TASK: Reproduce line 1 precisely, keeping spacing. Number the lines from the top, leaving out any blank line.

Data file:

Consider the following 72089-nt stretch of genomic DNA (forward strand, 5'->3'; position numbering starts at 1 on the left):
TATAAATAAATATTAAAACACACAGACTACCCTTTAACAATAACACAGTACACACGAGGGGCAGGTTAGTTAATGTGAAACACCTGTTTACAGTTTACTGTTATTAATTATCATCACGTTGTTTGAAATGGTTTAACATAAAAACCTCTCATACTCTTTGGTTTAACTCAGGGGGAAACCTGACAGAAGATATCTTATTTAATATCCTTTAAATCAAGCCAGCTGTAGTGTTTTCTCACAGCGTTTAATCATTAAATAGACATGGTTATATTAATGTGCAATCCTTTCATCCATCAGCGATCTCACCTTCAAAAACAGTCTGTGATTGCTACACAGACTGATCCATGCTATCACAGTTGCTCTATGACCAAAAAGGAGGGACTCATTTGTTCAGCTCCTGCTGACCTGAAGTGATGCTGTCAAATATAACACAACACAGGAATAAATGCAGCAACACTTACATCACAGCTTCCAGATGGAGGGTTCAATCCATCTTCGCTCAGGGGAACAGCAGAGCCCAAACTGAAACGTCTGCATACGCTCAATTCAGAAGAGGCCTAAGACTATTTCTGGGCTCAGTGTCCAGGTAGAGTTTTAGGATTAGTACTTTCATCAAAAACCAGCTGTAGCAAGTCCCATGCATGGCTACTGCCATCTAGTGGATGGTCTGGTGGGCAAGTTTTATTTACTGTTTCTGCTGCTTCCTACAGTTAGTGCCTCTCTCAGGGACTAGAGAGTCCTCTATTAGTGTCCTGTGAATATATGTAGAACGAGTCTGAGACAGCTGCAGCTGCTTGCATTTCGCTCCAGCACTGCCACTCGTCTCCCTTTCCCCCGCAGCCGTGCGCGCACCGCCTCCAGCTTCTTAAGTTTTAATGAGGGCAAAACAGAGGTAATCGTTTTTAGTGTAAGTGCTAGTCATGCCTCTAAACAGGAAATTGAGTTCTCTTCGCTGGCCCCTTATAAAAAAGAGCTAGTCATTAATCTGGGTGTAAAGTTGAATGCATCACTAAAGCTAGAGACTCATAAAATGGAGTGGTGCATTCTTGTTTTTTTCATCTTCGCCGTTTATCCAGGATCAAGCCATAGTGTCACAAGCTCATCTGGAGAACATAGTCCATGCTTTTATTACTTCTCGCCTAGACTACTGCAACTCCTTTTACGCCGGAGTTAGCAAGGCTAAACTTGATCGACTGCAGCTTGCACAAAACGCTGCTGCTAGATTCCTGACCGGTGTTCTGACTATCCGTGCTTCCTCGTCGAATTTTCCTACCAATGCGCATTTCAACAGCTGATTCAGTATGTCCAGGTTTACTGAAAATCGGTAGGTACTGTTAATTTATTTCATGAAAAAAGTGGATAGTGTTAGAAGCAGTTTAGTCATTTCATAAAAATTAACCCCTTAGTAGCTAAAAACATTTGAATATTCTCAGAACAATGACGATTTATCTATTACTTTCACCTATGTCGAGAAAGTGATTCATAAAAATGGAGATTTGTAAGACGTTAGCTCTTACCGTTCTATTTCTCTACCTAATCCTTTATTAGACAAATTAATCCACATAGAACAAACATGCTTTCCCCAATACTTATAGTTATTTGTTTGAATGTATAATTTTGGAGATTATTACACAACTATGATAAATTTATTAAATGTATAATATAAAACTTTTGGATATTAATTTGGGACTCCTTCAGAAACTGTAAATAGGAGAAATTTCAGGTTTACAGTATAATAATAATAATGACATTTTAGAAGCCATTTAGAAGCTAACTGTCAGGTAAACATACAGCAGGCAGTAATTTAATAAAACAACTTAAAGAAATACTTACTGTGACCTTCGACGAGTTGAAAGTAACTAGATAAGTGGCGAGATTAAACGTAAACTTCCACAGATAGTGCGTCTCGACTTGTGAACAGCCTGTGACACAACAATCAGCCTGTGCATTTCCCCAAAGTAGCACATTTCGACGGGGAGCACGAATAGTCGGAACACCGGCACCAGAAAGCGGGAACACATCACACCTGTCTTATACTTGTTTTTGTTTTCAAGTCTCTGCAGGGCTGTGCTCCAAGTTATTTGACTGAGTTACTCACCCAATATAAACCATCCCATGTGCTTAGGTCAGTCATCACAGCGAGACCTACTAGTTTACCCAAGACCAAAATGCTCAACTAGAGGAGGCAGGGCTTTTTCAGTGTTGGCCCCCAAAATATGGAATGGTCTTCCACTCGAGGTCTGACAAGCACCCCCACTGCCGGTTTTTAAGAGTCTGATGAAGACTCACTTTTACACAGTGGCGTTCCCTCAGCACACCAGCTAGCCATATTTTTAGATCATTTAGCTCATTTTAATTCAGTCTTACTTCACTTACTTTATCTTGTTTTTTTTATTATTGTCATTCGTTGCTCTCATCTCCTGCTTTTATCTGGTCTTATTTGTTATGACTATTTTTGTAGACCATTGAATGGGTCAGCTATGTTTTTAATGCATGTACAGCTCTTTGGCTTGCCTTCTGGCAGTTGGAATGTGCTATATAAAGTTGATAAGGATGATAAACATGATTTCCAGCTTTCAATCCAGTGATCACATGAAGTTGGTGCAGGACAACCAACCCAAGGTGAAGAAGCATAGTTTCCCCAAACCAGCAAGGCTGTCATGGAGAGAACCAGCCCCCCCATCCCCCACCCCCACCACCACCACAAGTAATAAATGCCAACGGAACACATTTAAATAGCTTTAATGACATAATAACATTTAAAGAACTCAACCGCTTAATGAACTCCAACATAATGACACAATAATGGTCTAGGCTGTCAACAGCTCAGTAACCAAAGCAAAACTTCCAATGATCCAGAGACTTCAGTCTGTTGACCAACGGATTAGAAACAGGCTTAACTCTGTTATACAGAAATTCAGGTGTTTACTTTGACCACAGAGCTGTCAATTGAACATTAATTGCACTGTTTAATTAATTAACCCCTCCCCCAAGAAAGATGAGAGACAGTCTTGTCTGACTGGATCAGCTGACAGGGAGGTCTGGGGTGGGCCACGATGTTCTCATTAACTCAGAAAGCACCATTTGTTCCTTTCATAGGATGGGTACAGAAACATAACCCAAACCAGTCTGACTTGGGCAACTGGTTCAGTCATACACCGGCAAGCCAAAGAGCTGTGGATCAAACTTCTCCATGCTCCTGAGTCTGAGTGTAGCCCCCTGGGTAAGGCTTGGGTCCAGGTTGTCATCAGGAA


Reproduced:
Consider the following 72089-nt stretch of genomic DNA (forward strand, 5'->3'; position numbering starts at 1 on the left):